14To answer the 5th issue, the Court returns that the claimant could not be precluded from alleging unfair termination merely on account of section 45(3) of the Act and as was pleaded and urged for the respondent. The Court follows its opinion in ****Ali Abdullahi Idow –Versus- Sifa Investments Limited ELRCC No. 366 of 2018 at Mombasa eKLR thus, “While making a finding of unfair termination on account of redundancy, the Court has considered the opening submissions by counsel for the respondent at the hearing that the claimant had served for only 10-months and he was not entitled to allege unfair termination. Counsel appears to have been alluding to section 45(3) of the Employment Act, 2007 which states, “(3) An employee who has been continuously employed by his employer for a period not less than thirteen months immediately before the date of termination shall have the right to complain that he has been unfairly terminated.” The Court finds that the section is in plain English and it is permissive and not prescriptive or prohibitory in its terms. It plainly says that those who have been in continuous employment for not less than 13 months have a right to complain of unfair termination and, it does not prohibit those who have not been in such continuous employment not to complain. The Court considers that the section being permissive rather than prescriptive and prohibitory, it does not take away the right of an employee who has worked for any tenure or holding a concluded prospective contract of service which is terminated from complaining of unfair termination as may be appropriately urged on the basis of such relevant constitutional, statutory, contractual and lawful practices applicable on case to case basis. The Court further considers that to the extent that the section is permissive and not prescriptive and prohibitory, the same is not concise on the mischief it sets out to curb. The Court further considers that the section asserts a right for employees to complain about unfair termination while mentioning the instances of a tenure of not less than 13 months of continuous service but, without excluding other tenures of service – particularly, not excluding actually served tenures of less than 13 months or even futuristic tenures where a concluded contract of service is terminated prior to the employee reporting to embark on its performance. The section appears to amount to a content incoherency or incompleteness in legislative drafting and whose consequence appears to render the section dispensable for all practical purposes in its application to cases of alleged unfair termination. It is a vestigial statutory provision.”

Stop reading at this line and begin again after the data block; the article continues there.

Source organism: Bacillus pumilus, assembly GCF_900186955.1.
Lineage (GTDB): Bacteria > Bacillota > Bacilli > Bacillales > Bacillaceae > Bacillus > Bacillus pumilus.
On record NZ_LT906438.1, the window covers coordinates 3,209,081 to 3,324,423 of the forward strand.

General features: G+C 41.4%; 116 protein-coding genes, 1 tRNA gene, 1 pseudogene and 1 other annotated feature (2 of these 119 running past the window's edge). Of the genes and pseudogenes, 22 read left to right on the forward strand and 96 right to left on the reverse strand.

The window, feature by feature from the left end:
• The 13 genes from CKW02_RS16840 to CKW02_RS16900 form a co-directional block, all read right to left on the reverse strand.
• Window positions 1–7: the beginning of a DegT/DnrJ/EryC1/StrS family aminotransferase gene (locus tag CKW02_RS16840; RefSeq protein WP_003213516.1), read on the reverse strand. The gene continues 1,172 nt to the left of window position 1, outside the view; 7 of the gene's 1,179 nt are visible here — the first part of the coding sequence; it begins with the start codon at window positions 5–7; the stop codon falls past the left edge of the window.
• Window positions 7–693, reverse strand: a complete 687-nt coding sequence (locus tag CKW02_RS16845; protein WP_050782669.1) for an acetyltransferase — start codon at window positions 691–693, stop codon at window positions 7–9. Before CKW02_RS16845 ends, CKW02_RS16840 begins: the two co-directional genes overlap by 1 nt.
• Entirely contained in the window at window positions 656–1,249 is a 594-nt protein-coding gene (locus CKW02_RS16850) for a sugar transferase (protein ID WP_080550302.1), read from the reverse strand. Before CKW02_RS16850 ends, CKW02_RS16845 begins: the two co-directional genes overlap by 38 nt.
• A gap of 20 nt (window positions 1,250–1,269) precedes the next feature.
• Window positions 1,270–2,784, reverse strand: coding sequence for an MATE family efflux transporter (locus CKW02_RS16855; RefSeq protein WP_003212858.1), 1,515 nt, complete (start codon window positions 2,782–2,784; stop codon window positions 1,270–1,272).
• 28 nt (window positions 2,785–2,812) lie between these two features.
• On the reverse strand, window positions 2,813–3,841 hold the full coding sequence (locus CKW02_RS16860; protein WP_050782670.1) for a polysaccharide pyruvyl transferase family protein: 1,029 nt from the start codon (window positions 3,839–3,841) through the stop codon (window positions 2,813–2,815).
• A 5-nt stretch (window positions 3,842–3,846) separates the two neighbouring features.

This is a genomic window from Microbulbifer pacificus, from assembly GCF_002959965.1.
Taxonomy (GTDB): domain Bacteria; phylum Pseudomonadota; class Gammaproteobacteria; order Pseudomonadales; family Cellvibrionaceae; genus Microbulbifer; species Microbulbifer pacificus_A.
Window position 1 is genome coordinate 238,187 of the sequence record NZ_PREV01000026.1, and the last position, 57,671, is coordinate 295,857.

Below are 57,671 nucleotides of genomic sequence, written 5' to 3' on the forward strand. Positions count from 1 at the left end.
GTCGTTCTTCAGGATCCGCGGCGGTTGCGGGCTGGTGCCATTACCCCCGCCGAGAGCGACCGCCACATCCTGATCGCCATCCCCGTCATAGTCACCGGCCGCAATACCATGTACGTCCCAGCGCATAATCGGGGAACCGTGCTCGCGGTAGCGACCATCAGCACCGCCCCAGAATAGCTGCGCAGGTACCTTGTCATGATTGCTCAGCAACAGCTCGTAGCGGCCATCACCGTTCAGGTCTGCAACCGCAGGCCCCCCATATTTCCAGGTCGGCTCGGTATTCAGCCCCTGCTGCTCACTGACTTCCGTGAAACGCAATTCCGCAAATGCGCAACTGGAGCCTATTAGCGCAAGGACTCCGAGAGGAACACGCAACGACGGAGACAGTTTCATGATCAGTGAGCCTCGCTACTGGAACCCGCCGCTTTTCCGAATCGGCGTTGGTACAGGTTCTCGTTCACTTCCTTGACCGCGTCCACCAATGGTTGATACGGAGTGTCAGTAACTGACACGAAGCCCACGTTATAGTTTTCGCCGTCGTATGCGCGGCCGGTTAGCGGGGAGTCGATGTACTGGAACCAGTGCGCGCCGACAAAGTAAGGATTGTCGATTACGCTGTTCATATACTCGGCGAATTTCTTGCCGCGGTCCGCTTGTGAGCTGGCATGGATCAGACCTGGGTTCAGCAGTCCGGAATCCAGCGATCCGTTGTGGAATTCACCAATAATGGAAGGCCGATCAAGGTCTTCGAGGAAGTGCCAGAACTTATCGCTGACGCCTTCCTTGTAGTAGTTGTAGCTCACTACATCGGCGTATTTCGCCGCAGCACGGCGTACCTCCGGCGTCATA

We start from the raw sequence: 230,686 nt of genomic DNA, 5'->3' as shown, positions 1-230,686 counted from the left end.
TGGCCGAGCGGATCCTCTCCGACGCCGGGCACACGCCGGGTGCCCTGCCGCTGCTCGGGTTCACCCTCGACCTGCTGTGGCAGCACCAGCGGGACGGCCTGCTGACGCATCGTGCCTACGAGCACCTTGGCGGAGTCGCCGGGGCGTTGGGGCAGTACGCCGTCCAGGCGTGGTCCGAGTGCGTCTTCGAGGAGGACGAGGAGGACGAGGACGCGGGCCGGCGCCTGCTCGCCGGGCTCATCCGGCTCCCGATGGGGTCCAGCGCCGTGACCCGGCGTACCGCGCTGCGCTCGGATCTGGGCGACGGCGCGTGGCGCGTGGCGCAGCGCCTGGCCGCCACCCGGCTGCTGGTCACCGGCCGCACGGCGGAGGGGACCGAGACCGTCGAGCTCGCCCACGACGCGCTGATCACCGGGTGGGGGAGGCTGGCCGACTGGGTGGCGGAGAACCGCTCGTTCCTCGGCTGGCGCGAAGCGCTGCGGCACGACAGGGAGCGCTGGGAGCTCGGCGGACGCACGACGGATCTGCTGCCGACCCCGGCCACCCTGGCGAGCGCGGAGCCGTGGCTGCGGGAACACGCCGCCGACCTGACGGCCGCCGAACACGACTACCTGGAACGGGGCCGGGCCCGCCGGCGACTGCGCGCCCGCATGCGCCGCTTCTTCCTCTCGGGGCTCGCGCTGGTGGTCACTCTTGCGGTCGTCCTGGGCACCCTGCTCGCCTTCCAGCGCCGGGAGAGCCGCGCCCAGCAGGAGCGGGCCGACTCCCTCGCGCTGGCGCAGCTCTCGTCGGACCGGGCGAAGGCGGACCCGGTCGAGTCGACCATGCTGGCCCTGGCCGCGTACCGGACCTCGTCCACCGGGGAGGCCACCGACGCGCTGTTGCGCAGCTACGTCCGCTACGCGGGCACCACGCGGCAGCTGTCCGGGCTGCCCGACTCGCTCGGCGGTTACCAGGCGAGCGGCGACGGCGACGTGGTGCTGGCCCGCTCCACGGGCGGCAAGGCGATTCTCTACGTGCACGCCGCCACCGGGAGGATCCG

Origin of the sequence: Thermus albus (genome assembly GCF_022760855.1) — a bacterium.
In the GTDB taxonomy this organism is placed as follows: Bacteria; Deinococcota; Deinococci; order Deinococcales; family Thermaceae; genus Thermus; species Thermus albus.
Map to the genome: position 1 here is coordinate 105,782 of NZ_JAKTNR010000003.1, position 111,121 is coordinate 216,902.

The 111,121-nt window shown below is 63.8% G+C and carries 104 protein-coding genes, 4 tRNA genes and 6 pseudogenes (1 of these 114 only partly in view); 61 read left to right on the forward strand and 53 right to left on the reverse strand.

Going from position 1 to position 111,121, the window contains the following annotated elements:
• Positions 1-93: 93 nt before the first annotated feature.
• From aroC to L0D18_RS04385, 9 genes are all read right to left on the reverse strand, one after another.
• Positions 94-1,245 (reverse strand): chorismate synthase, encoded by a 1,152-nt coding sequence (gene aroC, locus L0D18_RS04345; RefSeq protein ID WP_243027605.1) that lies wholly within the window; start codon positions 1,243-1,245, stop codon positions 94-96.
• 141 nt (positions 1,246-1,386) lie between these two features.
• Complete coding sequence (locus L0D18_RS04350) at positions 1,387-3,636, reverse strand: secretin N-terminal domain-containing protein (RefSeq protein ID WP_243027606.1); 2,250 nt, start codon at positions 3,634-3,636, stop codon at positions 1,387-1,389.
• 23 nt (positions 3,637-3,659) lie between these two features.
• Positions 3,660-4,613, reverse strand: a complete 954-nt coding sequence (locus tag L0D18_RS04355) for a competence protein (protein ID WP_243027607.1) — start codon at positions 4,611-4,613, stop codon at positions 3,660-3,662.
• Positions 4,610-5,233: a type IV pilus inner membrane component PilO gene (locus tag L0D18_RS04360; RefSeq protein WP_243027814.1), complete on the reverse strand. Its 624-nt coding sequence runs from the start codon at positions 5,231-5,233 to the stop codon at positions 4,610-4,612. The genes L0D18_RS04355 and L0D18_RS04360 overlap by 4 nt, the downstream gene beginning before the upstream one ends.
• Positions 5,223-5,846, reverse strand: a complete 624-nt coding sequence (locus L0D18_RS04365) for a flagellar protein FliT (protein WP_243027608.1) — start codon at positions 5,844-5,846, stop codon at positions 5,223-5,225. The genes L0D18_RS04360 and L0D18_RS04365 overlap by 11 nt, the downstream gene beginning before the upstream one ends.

15In any event the Court recalls that that section has previously been declared unconstitutional by the Courts.In conclusion the suit is hereby determined with orders:1.The respondent to pay the claimant a sum of Kshs.58, 600.00 by 01.09.2022 failing interest to be payable thereon at Court rates from the date of filing the suit till full payment.2.The respondent to deliver the certificate of service in 30 days from the date of this judgement.3.The respondent to pay the claimant’s 50% costs of the suit.
SIGNED, DATED AND DELIVERED BY VIDEO-LINK AND IN COURT AT MOMBASA THIS FRIDAY 22ND JULY, 2022.BYRAM ONGAYAJUDGE